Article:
Farm Mechanisation Boosting Millets Cultivation By Women Farmers In Odisha
Millet cultivation and processing are highly labour intensive. Introduction of modern machines for weeding and husking of millets in Koraput has improved productivity, earning, and the health of the tribal farmers.
Pragati Prava 8 Aug 2023 6:23 AM GMT
Kandha Podapadar (Koraput), Odisha
In cities, multinational company officials are often spotted cycling to work to remain fit. But in remote tribal villages of Koraput in Odisha, components of a bicycle are helping further another health movement — millet cultivation.
Women farmers, who used to toil in farms for weeks together, bent from their waists to weed millet fields, are now using cycle-weeders to quickly finish the task in a couple of hours. A cycle-weeder is a farm implement developed by using inexpensive bicycle components.
And 55-year-old Kamala Khara swears by it. All she needs to do is to walk in the field with the one-wheel hand-held weeding machine that removes the unwanted plants.
“Weeding an acre of land used to take me nearly forty days. I spent hours bent from my waist weeding millet fields. And, I suffered from neck, back and knee pain for months together. However, with a cycle-weeder, I can do it in a mere four hours,” Khara from Kandha Podapadar village in Koraput, told Gaon Connection.
Using a cycle-weeder has benefitted both her health and her productivity, the farmer said.
Centre for Youth and Social Development (CYSD), a non-profit that works for the promotion of millet farming in south Odisha, has provided cycle-weeders to tribal women farmers of Koraput to enhance millets cultivation. Since mechanisation has made the labour intensive crop less cumbersome, more and more farmers are coming forward to take up millets cultivation.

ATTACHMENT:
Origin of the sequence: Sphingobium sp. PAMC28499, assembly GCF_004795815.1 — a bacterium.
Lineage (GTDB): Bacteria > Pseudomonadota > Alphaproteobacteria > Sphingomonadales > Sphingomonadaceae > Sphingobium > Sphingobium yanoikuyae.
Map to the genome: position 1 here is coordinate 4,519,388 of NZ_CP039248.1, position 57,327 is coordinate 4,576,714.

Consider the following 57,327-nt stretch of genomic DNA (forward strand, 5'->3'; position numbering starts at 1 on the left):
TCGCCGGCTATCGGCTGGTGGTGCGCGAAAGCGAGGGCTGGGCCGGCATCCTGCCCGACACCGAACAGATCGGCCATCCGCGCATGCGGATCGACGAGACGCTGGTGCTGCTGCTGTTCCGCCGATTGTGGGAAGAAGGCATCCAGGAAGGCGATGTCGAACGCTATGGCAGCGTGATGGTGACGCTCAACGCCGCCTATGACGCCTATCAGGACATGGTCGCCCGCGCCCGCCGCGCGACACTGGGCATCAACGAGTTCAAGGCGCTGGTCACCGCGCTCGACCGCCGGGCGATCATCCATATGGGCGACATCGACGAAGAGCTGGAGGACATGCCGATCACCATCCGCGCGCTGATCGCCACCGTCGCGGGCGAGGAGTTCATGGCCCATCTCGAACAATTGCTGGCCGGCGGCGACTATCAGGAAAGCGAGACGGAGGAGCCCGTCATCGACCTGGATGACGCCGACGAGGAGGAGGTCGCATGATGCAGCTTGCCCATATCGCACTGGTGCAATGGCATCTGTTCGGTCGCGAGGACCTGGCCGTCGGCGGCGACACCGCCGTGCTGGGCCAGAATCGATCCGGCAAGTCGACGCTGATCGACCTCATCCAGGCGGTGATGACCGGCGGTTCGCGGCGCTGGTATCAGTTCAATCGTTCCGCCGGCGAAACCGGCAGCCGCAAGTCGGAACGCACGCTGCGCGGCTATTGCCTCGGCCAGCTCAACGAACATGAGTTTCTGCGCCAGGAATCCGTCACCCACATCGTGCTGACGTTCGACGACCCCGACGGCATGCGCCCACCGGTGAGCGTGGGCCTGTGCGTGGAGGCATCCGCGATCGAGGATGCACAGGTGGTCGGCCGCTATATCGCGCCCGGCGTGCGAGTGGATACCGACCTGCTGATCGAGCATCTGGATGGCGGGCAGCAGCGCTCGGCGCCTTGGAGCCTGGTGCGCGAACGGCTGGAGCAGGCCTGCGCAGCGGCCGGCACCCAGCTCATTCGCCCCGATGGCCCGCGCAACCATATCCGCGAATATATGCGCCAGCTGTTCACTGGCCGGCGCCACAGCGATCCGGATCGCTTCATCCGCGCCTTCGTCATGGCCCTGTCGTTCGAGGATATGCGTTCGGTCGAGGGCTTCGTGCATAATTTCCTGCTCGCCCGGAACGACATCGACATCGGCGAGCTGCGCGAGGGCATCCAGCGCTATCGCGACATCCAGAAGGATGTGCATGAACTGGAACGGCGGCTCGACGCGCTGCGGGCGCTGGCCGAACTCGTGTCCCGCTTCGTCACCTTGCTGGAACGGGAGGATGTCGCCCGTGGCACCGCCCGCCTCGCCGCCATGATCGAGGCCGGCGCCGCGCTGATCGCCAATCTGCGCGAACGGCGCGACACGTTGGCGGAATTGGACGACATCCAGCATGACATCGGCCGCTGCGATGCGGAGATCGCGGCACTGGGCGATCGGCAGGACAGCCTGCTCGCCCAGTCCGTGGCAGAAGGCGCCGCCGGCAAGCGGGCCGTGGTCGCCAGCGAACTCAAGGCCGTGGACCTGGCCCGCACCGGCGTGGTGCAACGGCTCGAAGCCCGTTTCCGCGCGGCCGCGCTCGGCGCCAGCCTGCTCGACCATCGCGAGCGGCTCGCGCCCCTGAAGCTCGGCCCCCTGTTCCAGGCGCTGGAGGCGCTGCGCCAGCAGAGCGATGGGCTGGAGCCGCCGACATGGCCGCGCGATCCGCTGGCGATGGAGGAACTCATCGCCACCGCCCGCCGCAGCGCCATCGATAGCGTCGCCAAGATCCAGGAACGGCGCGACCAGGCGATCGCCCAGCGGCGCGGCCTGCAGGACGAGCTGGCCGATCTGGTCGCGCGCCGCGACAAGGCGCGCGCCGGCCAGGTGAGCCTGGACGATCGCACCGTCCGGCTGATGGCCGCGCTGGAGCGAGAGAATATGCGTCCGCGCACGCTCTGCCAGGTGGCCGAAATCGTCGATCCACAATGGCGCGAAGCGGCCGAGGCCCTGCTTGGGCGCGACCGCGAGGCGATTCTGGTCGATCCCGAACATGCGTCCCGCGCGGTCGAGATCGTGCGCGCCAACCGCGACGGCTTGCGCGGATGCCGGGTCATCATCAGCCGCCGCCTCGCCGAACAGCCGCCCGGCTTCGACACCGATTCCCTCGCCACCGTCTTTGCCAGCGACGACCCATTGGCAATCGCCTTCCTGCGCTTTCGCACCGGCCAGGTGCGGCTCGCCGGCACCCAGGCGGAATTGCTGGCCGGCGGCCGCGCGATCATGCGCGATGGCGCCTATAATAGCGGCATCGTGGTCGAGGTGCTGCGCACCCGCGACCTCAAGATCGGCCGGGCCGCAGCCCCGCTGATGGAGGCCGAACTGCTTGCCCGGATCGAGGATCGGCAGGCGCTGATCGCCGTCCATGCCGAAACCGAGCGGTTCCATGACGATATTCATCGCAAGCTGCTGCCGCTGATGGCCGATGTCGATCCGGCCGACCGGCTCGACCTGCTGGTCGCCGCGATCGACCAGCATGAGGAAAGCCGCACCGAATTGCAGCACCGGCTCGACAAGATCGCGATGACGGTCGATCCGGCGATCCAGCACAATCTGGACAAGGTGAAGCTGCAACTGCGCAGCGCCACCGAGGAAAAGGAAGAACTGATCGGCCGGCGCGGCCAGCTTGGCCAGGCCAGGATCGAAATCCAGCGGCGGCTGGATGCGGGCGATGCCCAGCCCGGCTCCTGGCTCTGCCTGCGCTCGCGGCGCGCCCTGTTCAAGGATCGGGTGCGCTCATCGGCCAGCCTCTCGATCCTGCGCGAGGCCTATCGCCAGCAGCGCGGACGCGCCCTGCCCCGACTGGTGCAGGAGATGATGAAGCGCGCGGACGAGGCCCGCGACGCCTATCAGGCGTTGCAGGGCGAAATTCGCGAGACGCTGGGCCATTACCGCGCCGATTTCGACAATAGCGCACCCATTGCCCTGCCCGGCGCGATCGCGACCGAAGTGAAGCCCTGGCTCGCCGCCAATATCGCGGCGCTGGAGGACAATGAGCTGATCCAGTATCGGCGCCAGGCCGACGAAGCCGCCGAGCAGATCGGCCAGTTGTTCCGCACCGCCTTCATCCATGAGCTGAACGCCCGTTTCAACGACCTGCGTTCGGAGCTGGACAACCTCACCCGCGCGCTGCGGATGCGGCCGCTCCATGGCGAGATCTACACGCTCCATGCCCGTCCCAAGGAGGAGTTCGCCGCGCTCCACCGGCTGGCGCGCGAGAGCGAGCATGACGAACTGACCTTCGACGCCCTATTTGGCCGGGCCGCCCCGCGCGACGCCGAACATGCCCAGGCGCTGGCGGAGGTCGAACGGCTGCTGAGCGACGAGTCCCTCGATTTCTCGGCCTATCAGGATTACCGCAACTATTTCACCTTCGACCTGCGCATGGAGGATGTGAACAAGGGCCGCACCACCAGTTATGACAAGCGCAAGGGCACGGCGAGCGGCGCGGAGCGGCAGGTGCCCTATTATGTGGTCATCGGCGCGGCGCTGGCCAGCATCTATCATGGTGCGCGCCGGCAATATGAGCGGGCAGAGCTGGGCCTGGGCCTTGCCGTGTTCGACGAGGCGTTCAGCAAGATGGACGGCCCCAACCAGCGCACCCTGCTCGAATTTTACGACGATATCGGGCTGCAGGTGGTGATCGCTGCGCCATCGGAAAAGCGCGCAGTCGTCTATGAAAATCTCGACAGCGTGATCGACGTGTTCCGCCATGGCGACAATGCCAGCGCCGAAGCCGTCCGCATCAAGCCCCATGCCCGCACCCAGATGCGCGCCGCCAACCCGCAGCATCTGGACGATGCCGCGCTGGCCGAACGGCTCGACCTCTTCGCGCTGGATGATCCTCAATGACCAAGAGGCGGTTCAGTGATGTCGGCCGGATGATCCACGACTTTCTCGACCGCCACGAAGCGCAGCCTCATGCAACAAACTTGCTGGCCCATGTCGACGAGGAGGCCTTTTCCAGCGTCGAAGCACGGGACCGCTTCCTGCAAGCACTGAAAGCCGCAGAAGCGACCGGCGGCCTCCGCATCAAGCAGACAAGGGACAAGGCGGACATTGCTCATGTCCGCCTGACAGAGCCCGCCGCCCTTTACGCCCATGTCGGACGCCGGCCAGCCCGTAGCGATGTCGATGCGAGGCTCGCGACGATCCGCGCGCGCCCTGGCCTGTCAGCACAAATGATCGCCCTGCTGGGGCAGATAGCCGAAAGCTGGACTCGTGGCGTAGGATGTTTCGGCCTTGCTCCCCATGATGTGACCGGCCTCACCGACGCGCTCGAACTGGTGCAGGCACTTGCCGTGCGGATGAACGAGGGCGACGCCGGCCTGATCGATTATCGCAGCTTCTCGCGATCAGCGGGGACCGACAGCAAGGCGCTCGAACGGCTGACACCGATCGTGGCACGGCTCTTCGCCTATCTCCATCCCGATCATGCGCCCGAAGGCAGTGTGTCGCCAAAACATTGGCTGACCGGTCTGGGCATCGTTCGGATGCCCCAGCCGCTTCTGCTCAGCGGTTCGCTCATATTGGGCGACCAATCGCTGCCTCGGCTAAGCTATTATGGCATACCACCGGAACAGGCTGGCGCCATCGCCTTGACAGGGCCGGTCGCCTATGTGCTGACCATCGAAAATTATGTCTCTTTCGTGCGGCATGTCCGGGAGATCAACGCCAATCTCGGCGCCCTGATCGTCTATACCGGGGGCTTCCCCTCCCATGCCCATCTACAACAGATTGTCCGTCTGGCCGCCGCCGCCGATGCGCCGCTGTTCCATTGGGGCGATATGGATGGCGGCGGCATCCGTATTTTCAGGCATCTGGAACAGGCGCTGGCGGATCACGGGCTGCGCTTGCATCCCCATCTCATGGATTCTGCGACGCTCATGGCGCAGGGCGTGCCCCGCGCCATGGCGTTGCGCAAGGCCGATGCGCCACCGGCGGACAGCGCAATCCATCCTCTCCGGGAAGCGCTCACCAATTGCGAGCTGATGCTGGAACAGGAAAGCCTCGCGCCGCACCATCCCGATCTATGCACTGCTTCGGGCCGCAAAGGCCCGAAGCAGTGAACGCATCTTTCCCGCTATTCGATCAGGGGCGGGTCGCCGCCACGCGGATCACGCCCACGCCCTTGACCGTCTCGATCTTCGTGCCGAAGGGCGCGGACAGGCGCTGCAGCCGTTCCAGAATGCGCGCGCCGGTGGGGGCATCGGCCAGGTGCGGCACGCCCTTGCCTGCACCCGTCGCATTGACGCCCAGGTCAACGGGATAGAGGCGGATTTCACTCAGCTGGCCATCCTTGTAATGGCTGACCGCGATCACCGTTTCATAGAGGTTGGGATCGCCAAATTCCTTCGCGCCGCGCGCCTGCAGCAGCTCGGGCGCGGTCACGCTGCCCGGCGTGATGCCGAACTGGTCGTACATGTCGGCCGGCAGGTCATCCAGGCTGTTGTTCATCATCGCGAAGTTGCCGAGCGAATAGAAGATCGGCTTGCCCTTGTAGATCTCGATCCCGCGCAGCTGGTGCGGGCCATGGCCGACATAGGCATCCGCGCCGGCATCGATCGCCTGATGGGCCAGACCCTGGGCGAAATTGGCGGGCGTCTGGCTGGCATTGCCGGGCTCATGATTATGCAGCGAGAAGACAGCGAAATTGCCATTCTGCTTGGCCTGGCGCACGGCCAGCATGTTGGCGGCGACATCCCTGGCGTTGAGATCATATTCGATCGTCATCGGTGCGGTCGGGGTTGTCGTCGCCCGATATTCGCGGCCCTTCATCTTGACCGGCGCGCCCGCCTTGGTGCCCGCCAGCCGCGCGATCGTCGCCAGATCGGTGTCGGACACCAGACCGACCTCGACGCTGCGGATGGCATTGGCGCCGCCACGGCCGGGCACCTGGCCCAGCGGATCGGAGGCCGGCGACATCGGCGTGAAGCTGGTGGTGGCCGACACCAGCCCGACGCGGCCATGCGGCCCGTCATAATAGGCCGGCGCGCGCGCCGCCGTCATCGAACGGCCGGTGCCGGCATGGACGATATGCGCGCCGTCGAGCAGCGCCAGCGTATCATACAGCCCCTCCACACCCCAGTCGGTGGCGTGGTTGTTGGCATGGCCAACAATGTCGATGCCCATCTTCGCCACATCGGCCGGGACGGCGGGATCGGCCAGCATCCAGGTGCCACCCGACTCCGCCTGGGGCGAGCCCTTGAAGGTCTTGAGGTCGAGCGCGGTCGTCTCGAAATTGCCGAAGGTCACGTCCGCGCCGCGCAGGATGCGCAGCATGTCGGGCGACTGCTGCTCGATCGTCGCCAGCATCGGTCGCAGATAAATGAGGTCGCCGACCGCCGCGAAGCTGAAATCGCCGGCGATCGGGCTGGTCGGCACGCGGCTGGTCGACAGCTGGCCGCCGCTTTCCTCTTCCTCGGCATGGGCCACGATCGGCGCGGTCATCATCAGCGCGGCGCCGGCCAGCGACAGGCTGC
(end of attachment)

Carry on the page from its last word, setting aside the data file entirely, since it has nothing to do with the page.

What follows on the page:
“Millet farming is hard work,” Ramesh Chandra Swain, from CYSD, told Gaon Connection. But organisations such as the MS Swaminathan Research Foundation (MSSRF), the Odisha Millet Mission, and the CYSD, have helped reduce the toil of millet cultivation for the women by mechanising a lot of the process.
Apart from cycle-weeders, women farmers have been provided 26 pulverizers and 10 thresher-winnowers in Boipariguda block covering 20 gram panchayats in Koraput, informed Swain.
Traditionally, women used a heavy manual thresher or mushala, that involved a lot of physical effort to use. “It took an hour to de-husk a kilo of millets. However, now with the electricity-operated winnower and pulverizer machines, two to three quintals of millets are dehusked in an hour,” Prashant Kumar Parida, development coordinator of MSSRF, told Gaon Connection.
Swain added that a lot more mechanisation is needed to promote millet cultivation.
‘A woman’s crop’ is how Parida describes millets.
“Women are at the helm of millet farming and perform almost all the activities starting from cultivation to post production. Men only prepare the land and take the millets to mandis for sale,” said Parida. But all other activities from sowing to selling are being done by the women, he added.
Alladin Khila from Kandha Podapadar has grown finger millet (mandia), foxtail millet (kangu), barnyard millet (khira), kodo millet, little millet (suan), sorghum (khedjana/jahna), and bajra (pearl millet) on her three acres of land this year.
“My father and grandfather grew millets on eight to nine acres of land every year, but the harvest used to be insufficient to meet the family requirements,” Aladdin told Gaon Connection.